Husain’s sensitivity to history is evident in his picturisation of Rabindranath Tagore’s quote: “How the language of stone surpasses the language of man”. In Language of Stone, he chooses to pay a tribute to the rich South Asian lithic heritage. As before in Tale of Three Cities, the statuesque figure of the poet is represented in dark shades while Husain uses warm colours for art objects. He makes reference to the Indus Valley Civilization with the insertion just under the epitaph of The Priest with Trefoil Drape, a masterpiece ranged between 2500-1500 B.C. and preserved today at the National Museum of Karachi. With the Qutub Minar painted in a low-angle shot, a 10th century high-relief from Khajuraho and a wheel from the 13th century Surya Temple, Husain opts for pre-historical or medieval Indian sculptures. Even if there is no Buddha with gentle modelling forms typical from the Gupta Age, I have to say that Husain knows how to pump energy in objects that are inherently statics.
The same frenetic energy is seen in Modes of Transport, where Husain presents the multiple journeys of India’s citizens as a metaphor for the journey of life. His impressions of India’s history, religion and everyday living are translated through strokes of vibrant colours and superimpositions of ideas and symbols.
Husain’s journey through Indian history is completed through another medium: film. His early cinematic experiment—a 1967 film documentary—translates his impressions of Rajasthan in a very aesthetic way. This freely inspired work filming a shoe, an umbrella and a lantern in a close-up, does not remain extraneous to the triptych series. It intersperses countryside, faces and objects in the same way symbols are isolated in his paintings.
This exhibition is a prompt to travel. More importantly, entry is free to the public. Husain’s images are powerful and vivacious, and that’s enough incentive to drop by to view these works.
London: December 2011, M F Husain dies. Now, in 2013, the Sovereign Gallery in Dubai is celebrating his birth centenary with an exhibition featuring twenty-five rare self-portraits of the iconic artist.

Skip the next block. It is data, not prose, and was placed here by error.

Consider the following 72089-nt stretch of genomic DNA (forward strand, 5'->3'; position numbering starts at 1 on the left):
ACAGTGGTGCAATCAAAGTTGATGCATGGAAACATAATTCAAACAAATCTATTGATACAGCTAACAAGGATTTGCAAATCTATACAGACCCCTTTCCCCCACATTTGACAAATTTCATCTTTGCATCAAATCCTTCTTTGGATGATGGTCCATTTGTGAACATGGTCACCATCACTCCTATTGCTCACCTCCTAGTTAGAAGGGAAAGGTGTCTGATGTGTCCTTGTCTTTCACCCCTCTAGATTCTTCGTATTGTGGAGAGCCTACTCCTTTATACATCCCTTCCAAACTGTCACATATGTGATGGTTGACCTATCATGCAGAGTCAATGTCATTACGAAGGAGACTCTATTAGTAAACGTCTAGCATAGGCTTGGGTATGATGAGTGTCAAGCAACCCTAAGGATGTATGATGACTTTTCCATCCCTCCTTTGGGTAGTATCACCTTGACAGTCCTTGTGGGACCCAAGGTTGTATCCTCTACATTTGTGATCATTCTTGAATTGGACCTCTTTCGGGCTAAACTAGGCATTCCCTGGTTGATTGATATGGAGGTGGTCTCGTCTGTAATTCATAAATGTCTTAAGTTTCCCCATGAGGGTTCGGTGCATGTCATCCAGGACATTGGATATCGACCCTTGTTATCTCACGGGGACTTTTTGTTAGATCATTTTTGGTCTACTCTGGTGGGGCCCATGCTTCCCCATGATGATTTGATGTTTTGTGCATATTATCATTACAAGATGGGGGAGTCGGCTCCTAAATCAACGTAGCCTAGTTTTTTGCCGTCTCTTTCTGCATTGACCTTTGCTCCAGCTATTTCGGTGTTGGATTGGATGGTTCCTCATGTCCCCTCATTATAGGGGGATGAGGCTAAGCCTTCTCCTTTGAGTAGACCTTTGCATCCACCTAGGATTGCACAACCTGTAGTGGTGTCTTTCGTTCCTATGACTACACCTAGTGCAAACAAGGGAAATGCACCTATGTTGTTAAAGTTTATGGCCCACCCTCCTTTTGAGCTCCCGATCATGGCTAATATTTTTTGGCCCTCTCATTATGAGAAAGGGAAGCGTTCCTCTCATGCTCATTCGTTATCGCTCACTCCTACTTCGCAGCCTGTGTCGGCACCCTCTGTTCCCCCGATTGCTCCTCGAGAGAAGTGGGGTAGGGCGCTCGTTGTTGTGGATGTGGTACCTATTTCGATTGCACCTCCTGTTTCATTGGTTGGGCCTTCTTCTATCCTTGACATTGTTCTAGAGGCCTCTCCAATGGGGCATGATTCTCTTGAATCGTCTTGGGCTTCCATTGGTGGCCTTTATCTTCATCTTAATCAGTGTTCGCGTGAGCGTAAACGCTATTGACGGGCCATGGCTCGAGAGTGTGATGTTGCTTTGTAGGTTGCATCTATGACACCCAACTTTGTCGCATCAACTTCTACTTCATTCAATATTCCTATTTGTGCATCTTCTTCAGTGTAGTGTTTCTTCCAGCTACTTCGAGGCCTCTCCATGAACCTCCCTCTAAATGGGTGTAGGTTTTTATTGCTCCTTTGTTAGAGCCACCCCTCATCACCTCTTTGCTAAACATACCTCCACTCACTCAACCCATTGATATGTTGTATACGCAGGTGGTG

Known for his cubist take on Indian modernism, his horses, and sometimes ‘controversial’ depictions of sensitive subjects such as religious deities, his self portraits were usually kept private from public display, until now. Amongst creating an estimated 60,000 artworks, self-portraits are only a few. Most works belong to private collectors who had to be rigorously convinced by Sovereign Gallery owner Dadiba Pundole to lend for display. In his words,
“It has taken me several years to identify and borrow this exceptional body of work from collectors around the world, and we are glad to mark Husain’ birth centenary with this ode to his extraordinary oeuvres…MAQBOOL showcases the legendary artist’s interpretation of himself – at different ages from six upwards, through a range of mediums, and highlighting various aspects of his life… Husain was an acclaimed portrait painter — albeit not in the classic sense — and his self-portraits are another dimension of this medium…however, it is fitting that we could finally bring it to fruition for his birth centenary. This is a tribute to the man I have known and the artist I have represented for most of my life.”
The exhibition presents a unique opportunity to view the artist’s experience of self-reflection at and of various stages in his life. An artist, who has been instrumental in representing modern art not only to the Indian public, but representing Indian modern art to the world, certainly has a self-perspective worth experiencing. The works are featured in a variety of mediums on canvas and paper and six additional non-portrait works will be displayed as well.
As a precursor to the opening, and as a tribute to Husain’s lasting influence, Mirror Images will display self-portraits by 9 – 11 year students from Dubai International Academy. Maqbool will run from 22nd November to 12th December 2013 at Sovereign Gallery, Dubai, an expansion of Pundole gallery in Mumbai, where the relationship between the Pundole family and M F Husain initially began. Consequently, it is only fitting that Husain is re-introduced to the Middle East in the more intimate manner that Maqbool intends to reflect.
Ram Kumar’s works, from his figurative to city and landscape, reflect his emotional world. His landscapes have a subtle lyricism and lively buoyancy, thus defining his artistic oeuvre.
“When I paint, I don’t think about any specific elements- be they spiritual or supernatural elements of nature. They are paintings –pure simple, plain, painted color propositions, emerging from one’s past experiences” -Ram Kumar
As a student in Paris, Kumar had several interactions with poets and intellectuals, who influenced him and his work greatly. He studied art under Andre Lhote and Fernand Léger. Attracted by the Pacifist peace movement, Kumar joined the French Communist Party, thereby seeking inspiration from Social Realists such as Käthe Kollwitz. His artistic approach was centered on a humanist rather than an ideological approach; Sad figures with gaunt expressions and starry eyes, painted against the backdrop of an industrialized ambience, reflected by the almost monochromatic use of a limited color palette. Ram Kumar currently lives and works in Delhi, India.